Quick Estimation Activities

Estimation is a key skill for all students to learn.  You use this skill more in everyday life than most mathematical concepts.  It allows one to check the validity of possible outcomes and gauge the reasonability of everyday life. It is a key to good judgement, and there are many ways to exercise this skill.  Here are a few:

Activities:

  1. Estimation Jar – An old standby for estimating number and volume, but one of the reasons this works so well is that it can be modified in so many ways.  You can have different items in a jar  (cookies, beans, pennies, jelly beans – though I’d recommend something not edible).  Make it a contest.   Give an award for the best or most creative thought process and explanation of how the calculated the number.
  2. Google Maps or Google Earth – Population Density. (This is a good activity also in that the point is not the final answer, but the reasoning and the presentation of the reasoning.)  Have students pic a city or town to look over and make some guesses as to how many houses per square mile there are in that area.  How many might there be if the town was 50 square miles? 100? How many people would you guess live there?  (How many people per house? What type of housing is there?  Single Family?  Many Unit?).
  3. Estimating Length – Give groups different lengths of string (8 inches or less) and have groups estimate how many of their “units” (which if you are brave, you can encourage them to name) equal the length of the item.  Create a class chart.  A follow up exercise could be creating ratios between the created “units”. (In this case you don’t want them to use rulers to compare).

Resources:

  • Online Estimation Game (different math concepts – the one on length might be interesting for non-visual learners)

In these, think about offering them strategies, ways to make EDUCATED or REASONABLE guesses.  List all variables you can think of which may change the answer. Use measuring tools (or create your own).  Compare elements to things you know (use a “middle man”). Show your work.  Use a calculator.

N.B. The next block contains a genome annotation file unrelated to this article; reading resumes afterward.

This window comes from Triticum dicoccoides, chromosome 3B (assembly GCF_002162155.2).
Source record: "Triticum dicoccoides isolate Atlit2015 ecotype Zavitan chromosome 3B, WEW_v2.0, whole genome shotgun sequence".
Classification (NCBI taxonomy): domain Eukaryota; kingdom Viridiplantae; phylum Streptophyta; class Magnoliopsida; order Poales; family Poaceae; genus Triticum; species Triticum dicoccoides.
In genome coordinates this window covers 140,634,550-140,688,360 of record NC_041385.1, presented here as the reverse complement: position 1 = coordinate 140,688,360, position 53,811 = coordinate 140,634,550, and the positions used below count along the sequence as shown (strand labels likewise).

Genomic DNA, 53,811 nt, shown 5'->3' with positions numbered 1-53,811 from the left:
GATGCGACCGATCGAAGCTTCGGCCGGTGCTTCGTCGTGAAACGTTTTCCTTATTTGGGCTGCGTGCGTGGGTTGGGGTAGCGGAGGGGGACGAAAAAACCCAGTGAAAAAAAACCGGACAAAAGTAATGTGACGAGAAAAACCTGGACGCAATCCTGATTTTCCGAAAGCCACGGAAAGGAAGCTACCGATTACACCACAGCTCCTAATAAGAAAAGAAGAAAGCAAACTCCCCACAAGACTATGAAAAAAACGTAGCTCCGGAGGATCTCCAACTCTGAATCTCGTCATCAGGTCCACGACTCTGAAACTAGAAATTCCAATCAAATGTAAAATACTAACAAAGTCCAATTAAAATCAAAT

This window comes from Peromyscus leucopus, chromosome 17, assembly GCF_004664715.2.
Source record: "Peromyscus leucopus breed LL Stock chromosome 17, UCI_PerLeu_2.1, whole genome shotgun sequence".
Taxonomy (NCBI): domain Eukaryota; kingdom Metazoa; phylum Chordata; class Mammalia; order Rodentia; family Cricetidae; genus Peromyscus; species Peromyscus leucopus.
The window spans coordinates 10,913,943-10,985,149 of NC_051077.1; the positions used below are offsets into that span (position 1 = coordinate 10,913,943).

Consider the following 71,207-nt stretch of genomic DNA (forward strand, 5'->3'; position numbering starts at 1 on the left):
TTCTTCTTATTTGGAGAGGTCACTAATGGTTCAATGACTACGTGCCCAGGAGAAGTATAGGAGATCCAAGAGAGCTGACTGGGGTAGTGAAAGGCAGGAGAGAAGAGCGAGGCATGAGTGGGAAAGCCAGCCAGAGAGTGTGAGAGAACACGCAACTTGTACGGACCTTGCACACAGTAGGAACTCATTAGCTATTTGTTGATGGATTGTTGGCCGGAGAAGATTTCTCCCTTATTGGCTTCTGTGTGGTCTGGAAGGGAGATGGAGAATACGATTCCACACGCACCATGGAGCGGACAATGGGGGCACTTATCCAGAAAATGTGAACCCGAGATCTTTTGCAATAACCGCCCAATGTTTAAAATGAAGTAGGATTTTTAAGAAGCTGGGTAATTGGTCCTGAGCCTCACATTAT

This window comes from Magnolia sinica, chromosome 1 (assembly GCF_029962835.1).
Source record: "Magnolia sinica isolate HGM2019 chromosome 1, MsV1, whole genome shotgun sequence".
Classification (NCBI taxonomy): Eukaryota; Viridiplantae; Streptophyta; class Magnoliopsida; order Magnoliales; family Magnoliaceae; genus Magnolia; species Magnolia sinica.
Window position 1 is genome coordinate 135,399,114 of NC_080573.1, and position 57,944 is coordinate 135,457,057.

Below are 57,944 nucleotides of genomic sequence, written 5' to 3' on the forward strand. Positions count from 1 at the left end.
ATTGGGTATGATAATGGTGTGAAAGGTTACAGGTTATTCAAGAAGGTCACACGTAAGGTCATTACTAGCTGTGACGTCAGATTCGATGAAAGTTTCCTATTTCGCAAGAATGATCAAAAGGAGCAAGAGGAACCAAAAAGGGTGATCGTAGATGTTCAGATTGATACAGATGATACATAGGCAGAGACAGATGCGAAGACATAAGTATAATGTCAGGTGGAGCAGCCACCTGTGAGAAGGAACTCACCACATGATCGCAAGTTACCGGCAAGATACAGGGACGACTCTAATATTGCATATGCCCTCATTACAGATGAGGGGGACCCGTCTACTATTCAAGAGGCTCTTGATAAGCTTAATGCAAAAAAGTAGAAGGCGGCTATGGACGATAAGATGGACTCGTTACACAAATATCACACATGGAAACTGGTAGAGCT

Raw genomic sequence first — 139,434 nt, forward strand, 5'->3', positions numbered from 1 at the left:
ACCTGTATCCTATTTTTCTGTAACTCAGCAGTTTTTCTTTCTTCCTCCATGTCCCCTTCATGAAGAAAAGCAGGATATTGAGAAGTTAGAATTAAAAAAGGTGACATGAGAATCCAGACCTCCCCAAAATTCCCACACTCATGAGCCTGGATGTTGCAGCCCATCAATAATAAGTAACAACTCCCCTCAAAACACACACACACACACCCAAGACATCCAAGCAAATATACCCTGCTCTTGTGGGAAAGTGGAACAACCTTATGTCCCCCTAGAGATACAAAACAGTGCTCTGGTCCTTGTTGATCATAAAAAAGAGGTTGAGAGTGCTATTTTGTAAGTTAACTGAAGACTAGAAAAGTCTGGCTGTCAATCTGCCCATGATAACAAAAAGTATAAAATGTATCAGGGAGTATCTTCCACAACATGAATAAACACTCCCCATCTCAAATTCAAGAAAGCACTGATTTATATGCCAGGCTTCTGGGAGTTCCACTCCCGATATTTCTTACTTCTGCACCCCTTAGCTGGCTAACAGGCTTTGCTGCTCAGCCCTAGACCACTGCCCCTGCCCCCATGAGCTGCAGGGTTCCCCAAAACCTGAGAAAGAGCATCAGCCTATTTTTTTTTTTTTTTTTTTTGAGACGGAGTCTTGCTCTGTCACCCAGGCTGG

Enciendalo!

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I Have Measured out My Life…

Piano_coffee_spoon“I have measured out my life with coffee spoons…”

from “the Love Song of J. Alfred Prufrock.”

A poetic math activity.

This is only one line in this poem, but one it has always striked me as one of the most powerful. There are so many ways to measure your life, to mark time, to define yourself.  (Ok, so this one isn’t as inspirational as laughs created or children saved, but to each his own or her own, right?)

For this exercise – it is very simple – identify and calculate:

How do you measure your life?

  • hours of tv?
  • texts?
  • kisses from loved one?
  • burritos?
  • ice cubes?
  • religious ceremonies?
  • cars that you’ve passed by?
  • haircuts?
  • minutes awake? (minutes asleep?)
  • books read?
  • number of innoculations?
  • great runs?
  • lines of code?

1. Identify: To start this activity, I might ask students to journal a list of activities that define them. What do your friends say about you?  What would your parents or siblings say if they were asked?

2. Estimate: Ask students to think one activity and calculate how many times they have done this.  For example – glasses of milk. If you had approximately one glass of milk per day(defined as 8 ounces) between 4 and 15 years old that would be 365 glasses of milk per year x 12 years = 4,380.  And for 0-4, maybe it is the equivalent to 3 glasses a week which would equal 624 glasses.  Total, it would be approximately 5,004 glasses of milk or 40,032 ounces.  Have students show their work to describe their choices.  Ask them to consider when this might vary and why and find ways to compensate for this in their calculation.

3. Project forward: Calculate the quantity of your life defining activity for when you are 25, 50, 80, and 95 years old.  Do you think your activity will be consistent over time? How will it vary? When? Why? How will you account for this in your estimation?

Extentions:

  1. Create a graph to show visually your estimation for your life from birth to age 95.
  2. What things do you expect will change the trend?  Why? How did you account for this in your calculations? Show these on the chart with specific points and explanations.
  3. Write  a paragraph analyzing your estimation. When you see this, what do you think? Is it exciting? Disturbing? Does it lead you to ask any more questions?  What do you think we should be doing more or less of as a society?  Is there anything as humans you think we should monitor and measure to aspire to do more or to do less?